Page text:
Time for mer­ri­ment

Un­able to make it to Ok­to­ber­fest per­son­ally, our colum­nist tries to find out more about the world’s largest cel­e­bra­tion of beer.

The Star Malaysia - Star2 - - FASHION - MICHAEL CHEANG cschuin@thes­tar.com.my Michael Cheang is still kick­ing him­self for not be­ing at the Ok­to­ber­fest this year, and will drown his sor­rows with a one-litre stein of beer.

Un­able to make it to Ok­to­ber­fest per­son­ally, our colum­nist tries to find out more about the world’s largest cel­e­bra­tion of beer.

B EER, lots and lots of beer in gi­ant beer steins, served by wait­resses dressed in tra­di­tional Bavar­ian dirndls to six mil­lion peo­ple who come from all over the world to down said beer in sev­eral large tents erected in an open field. It could only be Ok­to­ber­fest.

While Malaysians are fa­mil­iar with the term “Ok­to­ber­fest”, many think it is just an oc­ca­sion to drink a lot of beer. But how much do we re­ally know about the fes­ti­val it­self?

First of all, it’s not a Ger­man tra­di­tion. It’s a Bavar­ian fes­ti­val, and not all Ger­mans go to Ok­to­ber­fest.

The real Ok­to­ber­fest in Mu­nich is not ac­tu­ally held in Oc­to­ber. Sure, it ends on the first week­end of Oc­to­ber, but the fes­ti­val ac­tu­ally starts in the mid­dle of Septem­ber, and con­tin­ues un­til the last Sun­day of Oc­to­ber. This wasn’t al­ways the case, though.

The first ever Ok­to­ber­fest was ac­tu­ally held on Oct 12, 1810, af­ter Bavaria’s Crown Prince Lud­wig I mar­ried Princess Therese of Sax­eHild­burghusen. To com­mem­o­rate the oc­ca­sion, the prince or­gan­ised a great horse race com­plete with a pub­lic party which grew so pop­u­lar that he de­cided to throw an­other one the fol­low­ing year.

These days, the Ok­to­ber­fest (or as the lo­cals call it, “Wiesn”) is still held at the There­sien­wiese (an open meadow named af­ter Princess Therese), but it has be­come more than just a sim­ple wed­ding cel­e­bra­tion. Usu­ally run­ning for about 16 days up to the first week­end of Oc­to­ber, at least six mil­lion litres of beer are con­sumed by more than six mil­lion fes­ti­val-go­ers, mak­ing it ar­guably the largest beer-re­lated fes­ti­val in the en­tire world.

The most im­por­tant part of the whole thing, how­ever, is not the his­tory, the peo­ple or even (gasp!) the beer. It is Gemütlichkeit, a Bavar­ian word for which there is no English trans­la­tion.

“Gemütlichkeit means the spe­cial cosy at­mos­phere that only Ok­to­ber­fest has,” said Eakart Ko­erner, a Ger­man ex­pa­tri­ate who had been to the Ok­to­ber­fest in Mu­nich seven times be­fore mov­ing to Malaysia. “I can’t de­scribe the at­mos­phere at the Ok­to­ber­fest – it’s so unique! Be­ing with so many peo­ple in­side the tents, with all the wooden benches, the mu­sic, and all the tra­di­tions and rit­u­als of Ok­to­ber­fest, it’s a re­ally crazy ex­pe­ri­ence!”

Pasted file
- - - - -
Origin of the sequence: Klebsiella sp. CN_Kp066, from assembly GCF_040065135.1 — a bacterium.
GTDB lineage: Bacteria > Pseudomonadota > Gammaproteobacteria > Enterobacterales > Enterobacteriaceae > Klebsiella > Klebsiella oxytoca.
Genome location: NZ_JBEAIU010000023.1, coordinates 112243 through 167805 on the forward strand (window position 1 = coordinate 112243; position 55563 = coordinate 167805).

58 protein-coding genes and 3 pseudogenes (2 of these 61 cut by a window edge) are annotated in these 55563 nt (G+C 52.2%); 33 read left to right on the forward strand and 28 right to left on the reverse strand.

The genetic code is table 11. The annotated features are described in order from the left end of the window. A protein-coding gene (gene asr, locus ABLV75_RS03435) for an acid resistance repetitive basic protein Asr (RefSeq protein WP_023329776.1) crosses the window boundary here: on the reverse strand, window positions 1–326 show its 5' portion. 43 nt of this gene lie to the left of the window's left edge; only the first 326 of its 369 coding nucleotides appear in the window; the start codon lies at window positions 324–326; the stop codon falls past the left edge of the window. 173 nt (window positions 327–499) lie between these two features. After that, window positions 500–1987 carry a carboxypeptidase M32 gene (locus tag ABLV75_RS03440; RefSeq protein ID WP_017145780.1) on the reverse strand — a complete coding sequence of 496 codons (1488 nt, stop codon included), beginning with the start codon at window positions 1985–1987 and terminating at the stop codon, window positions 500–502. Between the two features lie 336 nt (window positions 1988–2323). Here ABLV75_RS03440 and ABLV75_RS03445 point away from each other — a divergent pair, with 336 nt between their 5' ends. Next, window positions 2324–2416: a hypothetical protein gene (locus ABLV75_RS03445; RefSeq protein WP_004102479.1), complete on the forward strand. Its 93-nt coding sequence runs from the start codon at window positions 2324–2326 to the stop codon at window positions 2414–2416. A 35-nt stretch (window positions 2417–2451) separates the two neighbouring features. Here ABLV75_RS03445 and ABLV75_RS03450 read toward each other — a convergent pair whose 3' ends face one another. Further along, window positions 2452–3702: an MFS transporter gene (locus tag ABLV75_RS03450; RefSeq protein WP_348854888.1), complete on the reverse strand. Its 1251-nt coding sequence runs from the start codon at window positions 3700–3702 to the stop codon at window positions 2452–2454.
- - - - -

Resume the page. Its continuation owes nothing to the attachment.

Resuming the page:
Ac­cord­ing to him, dif­fer­ent tents have dif­fer­ent at­mos­pheres, dif­fer­ent mu­sic, dif­fer­ent crowds, and of course, dif­fer­ent beers. For in­stance, the pop­u­lar and im­mense Hof­bräuFestzelt tent run by the pop­u­lar Hof­bräuhaus brew­ery is usu­ally filled with tourists, while his per­sonal favourite, the Schot­ten­hamel tent, is smaller and cosier. (The Schot­ten­hamel is also ar­guably the most im­por­tant tent in the Ok­to­ber­fest, as it is where the first mug of Ok­to­ber­fest beer is tapped by the Mayor of Mu­nich.)

Beer! Beer! Beer!

But enough about the at­mos­phere. What about the beer?

First of all, no beers brewed out­side of Mu­nich are al­lowed at the Ok­to­ber­fest. How­ever, with six large beer brew­eries in Mu­nich, there is no short­age of va­ri­ety at the Ok­to­ber­fest, that’s for sure.

There’s the ever pop­u­lar Paulaner (Ger­many’s most pop­u­lar wheat beer), the fa­mous Hof­bräu brew­ery (pop­u­lar amongst tourists), Löwen­bräu, Au­gustiner Bräu, Hacker-Pschorr and Spaten-Franziskan­erBräu. Each of these brew­eries has their own tents serv­ing their own beer (some of which are brewed specif­i­cally for Ok­to­ber­fest and usu­ally about 2% ABV stronger than the brew­eries’ nor­mal beers).